A survey was conducted in 1995 asking the following question. Would you close your eyes for a second, envision a drug user, and describe that person to me? The startling results were published in the Journal of Alcohol and Drug Education. Ninety-five percent of respondents pictured a black drug user, while only 5 percent imagined other racial groups. These results contrast sharply with the reality of drug crime in America. Blacks constituted only 15 percent of current drug users in 1995 and they constitute roughly the same percentage today. Whites constituted the vast majority of drug users then and now, but almost no one pictured a white person when asked to imagine what a drug user looks like. The same group of respondents also perceived the typical drug trafficker as black.
More than four decades later, news stories regarding virtually all street crime have disproportionately featured African American offenders. One study suggests that the standard crime news script is so prevalent and so thoroughly racialized that viewers imagine a black perpetartor even when none exists. In that study, 60 percent of viewers who saw a story with no images falsely recalled seeing one, and 70 percent of these viewers believed the perpetrator to be black.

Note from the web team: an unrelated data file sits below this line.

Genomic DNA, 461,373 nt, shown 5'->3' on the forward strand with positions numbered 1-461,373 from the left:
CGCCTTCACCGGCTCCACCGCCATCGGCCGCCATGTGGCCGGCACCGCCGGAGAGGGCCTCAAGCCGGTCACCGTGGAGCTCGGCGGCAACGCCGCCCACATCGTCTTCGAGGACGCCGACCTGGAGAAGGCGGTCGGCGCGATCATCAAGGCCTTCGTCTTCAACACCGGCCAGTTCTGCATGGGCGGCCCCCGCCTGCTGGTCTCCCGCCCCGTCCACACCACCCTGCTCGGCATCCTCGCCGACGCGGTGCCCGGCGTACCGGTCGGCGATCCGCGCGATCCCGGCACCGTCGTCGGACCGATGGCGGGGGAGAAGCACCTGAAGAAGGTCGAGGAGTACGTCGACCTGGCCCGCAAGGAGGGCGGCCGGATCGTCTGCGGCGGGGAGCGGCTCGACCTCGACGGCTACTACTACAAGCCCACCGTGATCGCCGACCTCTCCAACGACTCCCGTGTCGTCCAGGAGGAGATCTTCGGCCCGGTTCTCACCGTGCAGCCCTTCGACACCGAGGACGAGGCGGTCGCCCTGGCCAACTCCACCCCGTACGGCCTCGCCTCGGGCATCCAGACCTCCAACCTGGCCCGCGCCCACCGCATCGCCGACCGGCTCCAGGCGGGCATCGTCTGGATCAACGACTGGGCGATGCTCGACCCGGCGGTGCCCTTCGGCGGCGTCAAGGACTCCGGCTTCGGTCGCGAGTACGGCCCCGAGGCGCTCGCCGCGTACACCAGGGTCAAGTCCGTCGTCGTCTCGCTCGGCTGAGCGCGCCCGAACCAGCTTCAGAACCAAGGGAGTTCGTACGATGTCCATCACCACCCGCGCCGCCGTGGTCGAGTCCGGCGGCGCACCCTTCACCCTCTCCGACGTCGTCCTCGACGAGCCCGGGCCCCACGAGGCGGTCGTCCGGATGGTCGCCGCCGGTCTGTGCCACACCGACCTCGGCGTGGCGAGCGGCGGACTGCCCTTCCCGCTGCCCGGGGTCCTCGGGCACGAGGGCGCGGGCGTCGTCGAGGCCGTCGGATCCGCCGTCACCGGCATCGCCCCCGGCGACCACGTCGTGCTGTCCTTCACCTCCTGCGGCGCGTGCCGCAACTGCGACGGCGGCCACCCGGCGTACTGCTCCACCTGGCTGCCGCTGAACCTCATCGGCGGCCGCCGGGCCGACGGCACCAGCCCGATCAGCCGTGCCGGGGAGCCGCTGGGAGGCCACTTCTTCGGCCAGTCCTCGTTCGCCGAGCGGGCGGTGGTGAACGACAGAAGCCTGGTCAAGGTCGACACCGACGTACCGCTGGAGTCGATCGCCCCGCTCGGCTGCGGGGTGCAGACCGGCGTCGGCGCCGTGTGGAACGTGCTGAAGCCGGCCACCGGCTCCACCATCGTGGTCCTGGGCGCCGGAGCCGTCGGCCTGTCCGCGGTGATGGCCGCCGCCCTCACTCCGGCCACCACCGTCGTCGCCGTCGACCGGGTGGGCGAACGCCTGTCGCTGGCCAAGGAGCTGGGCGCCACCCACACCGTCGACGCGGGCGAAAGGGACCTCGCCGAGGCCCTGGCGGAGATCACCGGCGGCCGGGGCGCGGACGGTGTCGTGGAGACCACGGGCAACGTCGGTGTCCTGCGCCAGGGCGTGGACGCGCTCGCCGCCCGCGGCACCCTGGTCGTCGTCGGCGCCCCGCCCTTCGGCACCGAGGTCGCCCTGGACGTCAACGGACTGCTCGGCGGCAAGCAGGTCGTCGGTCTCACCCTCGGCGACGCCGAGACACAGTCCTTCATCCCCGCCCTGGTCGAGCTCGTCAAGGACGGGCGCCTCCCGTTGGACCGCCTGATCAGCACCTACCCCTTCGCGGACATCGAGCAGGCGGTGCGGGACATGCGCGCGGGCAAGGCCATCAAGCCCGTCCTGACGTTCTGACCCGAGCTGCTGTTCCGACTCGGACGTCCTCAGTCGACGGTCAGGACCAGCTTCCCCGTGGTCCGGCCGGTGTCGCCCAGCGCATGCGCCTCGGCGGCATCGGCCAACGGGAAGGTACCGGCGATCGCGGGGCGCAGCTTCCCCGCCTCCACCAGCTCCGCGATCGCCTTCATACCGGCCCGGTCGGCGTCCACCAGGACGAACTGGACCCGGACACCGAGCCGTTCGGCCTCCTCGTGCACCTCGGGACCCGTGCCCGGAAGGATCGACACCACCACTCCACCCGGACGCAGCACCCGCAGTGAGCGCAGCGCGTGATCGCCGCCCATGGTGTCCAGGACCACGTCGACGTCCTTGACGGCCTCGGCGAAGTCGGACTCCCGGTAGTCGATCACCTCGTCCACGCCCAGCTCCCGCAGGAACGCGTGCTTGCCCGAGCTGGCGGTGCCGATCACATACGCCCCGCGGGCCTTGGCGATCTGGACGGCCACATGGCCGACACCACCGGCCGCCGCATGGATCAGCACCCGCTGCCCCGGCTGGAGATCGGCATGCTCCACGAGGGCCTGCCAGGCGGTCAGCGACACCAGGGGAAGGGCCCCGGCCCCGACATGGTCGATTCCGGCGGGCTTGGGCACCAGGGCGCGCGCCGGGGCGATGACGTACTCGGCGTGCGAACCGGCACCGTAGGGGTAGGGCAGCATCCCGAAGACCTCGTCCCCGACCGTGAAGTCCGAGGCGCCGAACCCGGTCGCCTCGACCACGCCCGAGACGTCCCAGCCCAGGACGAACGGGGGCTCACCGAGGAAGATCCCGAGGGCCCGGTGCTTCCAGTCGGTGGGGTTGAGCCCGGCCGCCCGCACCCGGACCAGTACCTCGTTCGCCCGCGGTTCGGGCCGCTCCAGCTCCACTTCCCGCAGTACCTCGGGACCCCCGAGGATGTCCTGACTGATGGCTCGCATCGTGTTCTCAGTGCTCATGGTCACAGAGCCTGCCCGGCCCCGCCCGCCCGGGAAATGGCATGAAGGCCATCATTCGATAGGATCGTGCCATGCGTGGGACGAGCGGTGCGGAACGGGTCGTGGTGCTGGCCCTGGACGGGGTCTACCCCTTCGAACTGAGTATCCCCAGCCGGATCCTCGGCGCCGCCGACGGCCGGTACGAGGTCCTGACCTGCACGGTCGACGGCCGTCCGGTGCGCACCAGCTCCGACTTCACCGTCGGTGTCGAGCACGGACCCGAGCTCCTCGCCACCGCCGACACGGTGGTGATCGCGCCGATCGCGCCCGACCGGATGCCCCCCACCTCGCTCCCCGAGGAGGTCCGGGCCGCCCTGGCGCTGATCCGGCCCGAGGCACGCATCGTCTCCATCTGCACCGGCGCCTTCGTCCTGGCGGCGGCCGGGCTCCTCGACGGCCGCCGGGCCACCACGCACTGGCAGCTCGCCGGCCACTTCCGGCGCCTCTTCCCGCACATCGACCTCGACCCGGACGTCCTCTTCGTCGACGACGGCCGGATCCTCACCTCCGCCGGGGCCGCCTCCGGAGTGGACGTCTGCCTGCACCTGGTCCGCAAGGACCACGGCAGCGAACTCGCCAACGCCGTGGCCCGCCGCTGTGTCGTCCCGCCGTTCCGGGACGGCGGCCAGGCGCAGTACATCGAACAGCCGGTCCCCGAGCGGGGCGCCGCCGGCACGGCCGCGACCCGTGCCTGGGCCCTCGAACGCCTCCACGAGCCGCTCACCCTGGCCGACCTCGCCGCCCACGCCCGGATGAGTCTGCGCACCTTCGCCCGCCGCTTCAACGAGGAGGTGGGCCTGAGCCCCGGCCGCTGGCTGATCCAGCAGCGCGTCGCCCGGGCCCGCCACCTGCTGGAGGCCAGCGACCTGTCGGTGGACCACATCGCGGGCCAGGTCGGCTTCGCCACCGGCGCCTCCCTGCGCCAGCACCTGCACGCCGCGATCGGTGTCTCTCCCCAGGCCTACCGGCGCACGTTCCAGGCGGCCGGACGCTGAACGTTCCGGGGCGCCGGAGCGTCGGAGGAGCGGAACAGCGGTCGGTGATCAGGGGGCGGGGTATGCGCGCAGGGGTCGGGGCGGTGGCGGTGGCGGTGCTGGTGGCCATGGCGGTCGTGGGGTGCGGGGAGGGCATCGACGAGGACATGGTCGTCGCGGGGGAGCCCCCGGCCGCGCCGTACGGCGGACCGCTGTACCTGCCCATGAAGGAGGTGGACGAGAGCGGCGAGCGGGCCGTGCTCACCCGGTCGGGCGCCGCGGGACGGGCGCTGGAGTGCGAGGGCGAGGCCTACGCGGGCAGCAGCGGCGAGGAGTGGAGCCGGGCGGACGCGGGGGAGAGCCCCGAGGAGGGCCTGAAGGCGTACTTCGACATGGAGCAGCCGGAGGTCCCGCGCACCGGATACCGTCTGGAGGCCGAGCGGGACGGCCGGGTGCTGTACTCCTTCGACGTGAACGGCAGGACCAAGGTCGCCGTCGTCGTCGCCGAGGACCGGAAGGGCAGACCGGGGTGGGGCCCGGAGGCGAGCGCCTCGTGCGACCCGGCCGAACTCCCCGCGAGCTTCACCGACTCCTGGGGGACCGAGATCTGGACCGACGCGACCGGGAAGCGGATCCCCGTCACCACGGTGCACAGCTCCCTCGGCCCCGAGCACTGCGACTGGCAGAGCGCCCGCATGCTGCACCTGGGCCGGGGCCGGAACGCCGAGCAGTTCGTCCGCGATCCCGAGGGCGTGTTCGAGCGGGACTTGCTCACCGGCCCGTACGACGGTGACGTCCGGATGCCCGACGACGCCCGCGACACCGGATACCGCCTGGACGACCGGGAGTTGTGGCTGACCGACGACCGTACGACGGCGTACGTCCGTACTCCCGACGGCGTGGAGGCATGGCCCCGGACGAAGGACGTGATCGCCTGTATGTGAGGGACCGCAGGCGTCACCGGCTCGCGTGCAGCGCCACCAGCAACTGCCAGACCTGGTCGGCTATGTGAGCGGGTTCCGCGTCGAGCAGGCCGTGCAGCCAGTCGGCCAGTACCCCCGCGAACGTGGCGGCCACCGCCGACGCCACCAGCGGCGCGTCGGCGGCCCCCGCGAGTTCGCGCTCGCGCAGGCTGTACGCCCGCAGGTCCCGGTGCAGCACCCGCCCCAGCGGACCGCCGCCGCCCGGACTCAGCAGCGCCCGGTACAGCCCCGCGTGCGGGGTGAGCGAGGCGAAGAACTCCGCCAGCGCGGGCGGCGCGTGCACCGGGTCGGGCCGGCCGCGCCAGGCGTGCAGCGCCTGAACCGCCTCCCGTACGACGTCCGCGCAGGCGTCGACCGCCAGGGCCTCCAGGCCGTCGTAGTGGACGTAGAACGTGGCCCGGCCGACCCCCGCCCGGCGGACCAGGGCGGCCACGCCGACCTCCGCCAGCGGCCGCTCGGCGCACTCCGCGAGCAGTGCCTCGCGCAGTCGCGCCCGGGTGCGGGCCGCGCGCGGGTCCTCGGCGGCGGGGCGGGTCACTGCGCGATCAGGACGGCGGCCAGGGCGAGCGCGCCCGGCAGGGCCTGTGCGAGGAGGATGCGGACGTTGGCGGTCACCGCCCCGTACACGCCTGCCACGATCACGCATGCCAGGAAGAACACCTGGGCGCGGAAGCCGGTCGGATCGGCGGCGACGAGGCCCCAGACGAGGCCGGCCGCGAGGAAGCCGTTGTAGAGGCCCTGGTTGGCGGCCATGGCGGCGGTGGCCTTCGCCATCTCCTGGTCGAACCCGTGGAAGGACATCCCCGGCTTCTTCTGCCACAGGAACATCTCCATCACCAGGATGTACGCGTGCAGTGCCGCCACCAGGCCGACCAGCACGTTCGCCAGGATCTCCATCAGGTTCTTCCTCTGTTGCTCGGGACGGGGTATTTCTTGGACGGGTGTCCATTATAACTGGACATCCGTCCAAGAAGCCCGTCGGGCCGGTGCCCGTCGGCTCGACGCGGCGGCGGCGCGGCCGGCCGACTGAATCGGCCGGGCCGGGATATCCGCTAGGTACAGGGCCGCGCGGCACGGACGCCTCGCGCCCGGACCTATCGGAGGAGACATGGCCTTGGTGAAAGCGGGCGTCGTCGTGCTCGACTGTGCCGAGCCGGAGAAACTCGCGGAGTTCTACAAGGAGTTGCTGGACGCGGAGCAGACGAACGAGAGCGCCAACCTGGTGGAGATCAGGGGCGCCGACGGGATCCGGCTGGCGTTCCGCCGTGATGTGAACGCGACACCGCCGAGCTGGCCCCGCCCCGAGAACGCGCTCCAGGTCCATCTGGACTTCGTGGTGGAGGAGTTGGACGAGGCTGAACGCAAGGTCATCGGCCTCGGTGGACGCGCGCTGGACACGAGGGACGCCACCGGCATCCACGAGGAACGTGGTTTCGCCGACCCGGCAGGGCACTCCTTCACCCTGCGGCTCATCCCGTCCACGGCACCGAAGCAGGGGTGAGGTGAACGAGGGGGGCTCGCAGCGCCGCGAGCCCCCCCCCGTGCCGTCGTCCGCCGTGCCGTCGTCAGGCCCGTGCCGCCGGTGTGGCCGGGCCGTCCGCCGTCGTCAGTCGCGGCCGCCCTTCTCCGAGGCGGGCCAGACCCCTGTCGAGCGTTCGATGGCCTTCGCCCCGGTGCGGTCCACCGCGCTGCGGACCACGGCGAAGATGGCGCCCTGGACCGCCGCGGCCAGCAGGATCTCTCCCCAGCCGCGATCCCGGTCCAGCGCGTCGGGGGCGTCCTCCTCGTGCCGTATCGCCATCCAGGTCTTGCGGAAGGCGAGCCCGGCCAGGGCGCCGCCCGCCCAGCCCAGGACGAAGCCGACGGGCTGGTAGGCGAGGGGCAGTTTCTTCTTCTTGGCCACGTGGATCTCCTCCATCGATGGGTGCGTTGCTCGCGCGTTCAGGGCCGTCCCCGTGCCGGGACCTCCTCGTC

Decades of cognitive bias research demonstrate that both unconscious and conscious biases lead to discriminatory actions, even when an individual does not want to discriminate. One study involved a video game that placed photographs of white and black individuals holding a gun or other object (such as a wallet, soda can, or cell phone) into various photographic backgrounds. Participants were told to decide as quickly as possible whether to shoot the target. Consistent with earlier studies, participants were more likely to mistake a black target as armed, when he was not, and mistake a white target as unarmed, when in fact he was armed. Only in America!
A fairly consistent finding is that punitiveness and hostility almost always increase when people are primed even subliminally with images or verbal cues associated with black people. In fact studies indicate that people become increasingly harsh when an alleged criminal is darker and more stereotypically black. They are more lenient when the accused is lighter and appears more stereotypically white. This is true of jurors, judges, prosecutors and law enforcement. We must remember, government is instituted for the people for equal benefit, security, and protection, and not for the corporations.
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